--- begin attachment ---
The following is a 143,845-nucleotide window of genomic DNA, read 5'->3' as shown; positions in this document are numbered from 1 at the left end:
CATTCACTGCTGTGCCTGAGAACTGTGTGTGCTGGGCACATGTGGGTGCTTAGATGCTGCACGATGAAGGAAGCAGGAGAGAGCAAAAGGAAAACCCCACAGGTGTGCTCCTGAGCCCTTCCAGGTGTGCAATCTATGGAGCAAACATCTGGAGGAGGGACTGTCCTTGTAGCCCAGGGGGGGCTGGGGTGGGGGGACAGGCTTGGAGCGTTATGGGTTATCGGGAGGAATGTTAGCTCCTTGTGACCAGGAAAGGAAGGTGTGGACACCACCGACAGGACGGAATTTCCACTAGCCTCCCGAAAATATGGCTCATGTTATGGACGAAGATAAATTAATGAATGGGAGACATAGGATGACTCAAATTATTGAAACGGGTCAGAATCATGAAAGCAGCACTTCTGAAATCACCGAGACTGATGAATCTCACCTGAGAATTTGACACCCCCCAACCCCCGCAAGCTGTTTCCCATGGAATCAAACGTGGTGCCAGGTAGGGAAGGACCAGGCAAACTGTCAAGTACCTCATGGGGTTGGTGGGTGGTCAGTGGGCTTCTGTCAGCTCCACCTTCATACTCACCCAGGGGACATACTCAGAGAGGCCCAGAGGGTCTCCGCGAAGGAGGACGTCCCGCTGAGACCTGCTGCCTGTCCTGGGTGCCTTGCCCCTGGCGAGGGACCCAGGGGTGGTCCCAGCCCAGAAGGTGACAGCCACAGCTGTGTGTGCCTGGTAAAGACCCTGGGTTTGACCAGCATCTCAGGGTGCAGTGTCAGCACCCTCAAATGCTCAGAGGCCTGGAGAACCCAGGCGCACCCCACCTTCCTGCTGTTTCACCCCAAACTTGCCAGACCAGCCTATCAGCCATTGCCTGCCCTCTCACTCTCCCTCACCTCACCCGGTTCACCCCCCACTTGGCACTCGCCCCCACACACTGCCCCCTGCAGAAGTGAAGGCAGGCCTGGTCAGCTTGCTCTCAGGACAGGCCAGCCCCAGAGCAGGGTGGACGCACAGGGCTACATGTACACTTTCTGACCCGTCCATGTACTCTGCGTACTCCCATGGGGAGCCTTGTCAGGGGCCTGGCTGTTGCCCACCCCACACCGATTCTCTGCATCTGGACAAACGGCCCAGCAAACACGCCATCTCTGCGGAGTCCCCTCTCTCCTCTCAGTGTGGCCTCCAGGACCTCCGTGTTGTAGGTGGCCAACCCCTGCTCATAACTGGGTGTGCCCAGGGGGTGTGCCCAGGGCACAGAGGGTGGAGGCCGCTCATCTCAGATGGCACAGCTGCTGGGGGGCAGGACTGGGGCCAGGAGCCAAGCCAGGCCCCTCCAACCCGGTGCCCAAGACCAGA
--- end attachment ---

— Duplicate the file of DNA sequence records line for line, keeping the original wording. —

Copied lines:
The following is a 143,845-nucleotide window of genomic DNA, read 5'->3' as shown; positions in this document are numbered from 1 at the left end:
CATTCACTGCTGTGCCTGAGAACTGTGTGTGCTGGGCACATGTGGGTGCTTAGATGCTGCACGATGAAGGAAGCAGGAGAGAGCAAAAGGAAAACCCCACAGGTGTGCTCCTGAGCCCTTCCAGGTGTGCAATCTATGGAGCAAACATCTGGAGGAGGGACTGTCCTTGTAGCCCAGGGGGGGCTGGGGTGGGGGGACAGGCTTGGAGCGTTATGGGTTATCGGGAGGAATGTTAGCTCCTTGTGACCAGGAAAGGAAGGTGTGGACACCACCGACAGGACGGAATTTCCACTAGCCTCCCGAAAATATGGCTCATGTTATGGACGAAGATAAATTAATGAATGGGAGACATAGGATGACTCAAATTATTGAAACGGGTCAGAATCATGAAAGCAGCACTTCTGAAATCACCGAGACTGATGAATCTCACCTGAGAATTTGACACCCCCCAACCCCCGCAAGCTGTTTCCCATGGAATCAAACGTGGTGCCAGGTAGGGAAGGACCAGGCAAACTGTCAAGTACCTCATGGGGTTGGTGGGTGGTCAGTGGGCTTCTGTCAGCTCCACCTTCATACTCACCCAGGGGACATACTCAGAGAGGCCCAGAGGGTCTCCGCGAAGGAGGACGTCCCGCTGAGACCTGCTGCCTGTCCTGGGTGCCTTGCCCCTGGCGAGGGACCCAGGGGTGGTCCCAGCCCAGAAGGTGACAGCCACAGCTGTGTGTGCCTGGTAAAGACCCTGGGTTTGACCAGCATCTCAGGGTGCAGTGTCAGCACCCTCAAATGCTCAGAGGCCTGGAGAACCCAGGCGCACCCCACCTTCCTGCTGTTTCACCCCAAACTTGCCAGACCAGCCTATCAGCCATTGCCTGCCCTCTCACTCTCCCTCACCTCACCCGGTTCACCCCCCACTTGGCACTCGCCCCCACACACTGCCCCCTGCAGAAGTGAAGGCAGGCCTGGTCAGCTTGCTCTCAGGACAGGCCAGCCCCAGAGCAGGGTGGACGCACAGGGCTACATGTACACTTTCTGACCCGTCCATGTACTCTGCGTACTCCCATGGGGAGCCTTGTCAGGGGCCTGGCTGTTGCCCACCCCACACCGATTCTCTGCATCTGGACAAACGGCCCAGCAAACACGCCATCTCTGCGGAGTCCCCTCTCTCCTCTCAGTGTGGCCTCCAGGACCTCCGTGTTGTAGGTGGCCAACCCCTGCTCATAACTGGGTGTGCCCAGGGGGTGTGCCCAGGGCACAGAGGGTGGAGGCCGCTCATCTCAGATGGCACAGCTGCTGGGGGGCAGGACTGGGGCCAGGAGCCAAGCCAGGCCCCTCCAACCCGGTGCCCAAGACCAGA